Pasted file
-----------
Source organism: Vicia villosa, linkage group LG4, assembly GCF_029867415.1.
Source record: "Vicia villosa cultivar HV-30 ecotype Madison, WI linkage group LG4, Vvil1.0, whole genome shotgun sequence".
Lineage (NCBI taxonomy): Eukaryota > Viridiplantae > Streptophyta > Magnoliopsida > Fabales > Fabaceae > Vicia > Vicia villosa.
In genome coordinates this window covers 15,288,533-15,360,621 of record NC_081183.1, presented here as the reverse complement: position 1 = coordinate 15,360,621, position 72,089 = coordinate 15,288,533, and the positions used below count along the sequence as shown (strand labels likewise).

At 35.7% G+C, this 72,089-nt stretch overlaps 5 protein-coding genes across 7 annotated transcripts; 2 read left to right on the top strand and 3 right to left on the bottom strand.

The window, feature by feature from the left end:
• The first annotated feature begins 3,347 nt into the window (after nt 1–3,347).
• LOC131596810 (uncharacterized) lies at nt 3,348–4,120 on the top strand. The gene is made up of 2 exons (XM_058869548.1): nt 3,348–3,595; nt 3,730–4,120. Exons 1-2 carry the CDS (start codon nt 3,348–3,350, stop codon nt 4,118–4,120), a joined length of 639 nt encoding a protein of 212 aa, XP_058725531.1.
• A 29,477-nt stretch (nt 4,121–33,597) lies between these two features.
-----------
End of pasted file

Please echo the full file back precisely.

Source organism: Vicia villosa, linkage group LG4, assembly GCF_029867415.1.
Source record: "Vicia villosa cultivar HV-30 ecotype Madison, WI linkage group LG4, Vvil1.0, whole genome shotgun sequence".
Lineage (NCBI taxonomy): Eukaryota > Viridiplantae > Streptophyta > Magnoliopsida > Fabales > Fabaceae > Vicia > Vicia villosa.
In genome coordinates this window covers 15,288,533-15,360,621 of record NC_081183.1, presented here as the reverse complement: position 1 = coordinate 15,360,621, position 72,089 = coordinate 15,288,533, and the positions used below count along the sequence as shown (strand labels likewise).

At 35.7% G+C, this 72,089-nt stretch overlaps 5 protein-coding genes across 7 annotated transcripts; 2 read left to right on the top strand and 3 right to left on the bottom strand.

The window, feature by feature from the left end:
• The first annotated feature begins 3,347 nt into the window (after nt 1–3,347).
• LOC131596810 (uncharacterized) lies at nt 3,348–4,120 on the top strand. The gene is made up of 2 exons (XM_058869548.1): nt 3,348–3,595; nt 3,730–4,120. Exons 1-2 carry the CDS (start codon nt 3,348–3,350, stop codon nt 4,118–4,120), a joined length of 639 nt encoding a protein of 212 aa, XP_058725531.1.
• A 29,477-nt stretch (nt 4,121–33,597) lies between these two features.